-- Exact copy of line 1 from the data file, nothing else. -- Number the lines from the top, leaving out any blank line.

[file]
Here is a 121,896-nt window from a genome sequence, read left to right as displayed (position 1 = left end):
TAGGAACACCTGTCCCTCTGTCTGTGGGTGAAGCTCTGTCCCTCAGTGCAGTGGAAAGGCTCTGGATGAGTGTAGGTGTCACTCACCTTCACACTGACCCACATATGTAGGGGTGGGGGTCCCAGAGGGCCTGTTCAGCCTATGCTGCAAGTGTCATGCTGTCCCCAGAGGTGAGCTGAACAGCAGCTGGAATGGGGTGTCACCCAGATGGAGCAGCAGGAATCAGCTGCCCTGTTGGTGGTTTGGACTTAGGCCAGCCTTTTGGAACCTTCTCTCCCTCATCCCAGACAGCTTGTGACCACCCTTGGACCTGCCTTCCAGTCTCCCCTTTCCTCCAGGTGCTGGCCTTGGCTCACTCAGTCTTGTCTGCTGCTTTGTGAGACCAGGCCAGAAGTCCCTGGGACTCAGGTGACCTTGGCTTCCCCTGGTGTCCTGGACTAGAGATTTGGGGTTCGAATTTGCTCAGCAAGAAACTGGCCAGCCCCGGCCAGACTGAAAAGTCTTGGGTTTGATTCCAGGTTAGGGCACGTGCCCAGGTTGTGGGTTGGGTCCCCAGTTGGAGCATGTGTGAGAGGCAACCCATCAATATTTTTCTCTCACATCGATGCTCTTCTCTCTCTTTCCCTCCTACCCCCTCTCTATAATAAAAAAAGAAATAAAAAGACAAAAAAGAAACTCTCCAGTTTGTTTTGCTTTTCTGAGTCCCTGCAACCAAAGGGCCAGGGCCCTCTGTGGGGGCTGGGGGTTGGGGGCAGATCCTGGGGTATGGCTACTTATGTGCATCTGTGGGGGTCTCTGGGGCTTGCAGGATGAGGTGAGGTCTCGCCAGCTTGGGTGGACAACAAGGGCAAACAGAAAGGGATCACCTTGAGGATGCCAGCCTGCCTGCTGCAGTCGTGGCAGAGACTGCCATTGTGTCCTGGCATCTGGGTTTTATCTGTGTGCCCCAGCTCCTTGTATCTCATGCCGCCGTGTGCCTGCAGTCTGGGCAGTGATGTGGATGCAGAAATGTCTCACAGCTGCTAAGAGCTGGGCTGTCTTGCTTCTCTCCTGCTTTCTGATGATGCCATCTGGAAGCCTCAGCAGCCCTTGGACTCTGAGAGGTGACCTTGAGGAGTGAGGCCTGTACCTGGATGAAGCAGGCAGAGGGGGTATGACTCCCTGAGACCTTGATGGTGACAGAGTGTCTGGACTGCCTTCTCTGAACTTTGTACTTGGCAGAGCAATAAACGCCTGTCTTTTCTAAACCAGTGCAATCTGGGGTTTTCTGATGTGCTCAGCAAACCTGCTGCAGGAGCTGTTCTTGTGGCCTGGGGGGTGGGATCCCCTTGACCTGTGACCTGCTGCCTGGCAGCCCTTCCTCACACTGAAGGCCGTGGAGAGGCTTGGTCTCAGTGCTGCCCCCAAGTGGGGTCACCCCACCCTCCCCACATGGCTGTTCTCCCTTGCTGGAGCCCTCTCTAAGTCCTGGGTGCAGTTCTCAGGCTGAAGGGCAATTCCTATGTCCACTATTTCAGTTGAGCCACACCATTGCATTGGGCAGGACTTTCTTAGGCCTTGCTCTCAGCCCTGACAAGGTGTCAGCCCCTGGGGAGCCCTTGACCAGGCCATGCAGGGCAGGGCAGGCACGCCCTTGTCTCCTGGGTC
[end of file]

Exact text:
Here is a 121,896-nt window from a genome sequence, read left to right as displayed (position 1 = left end):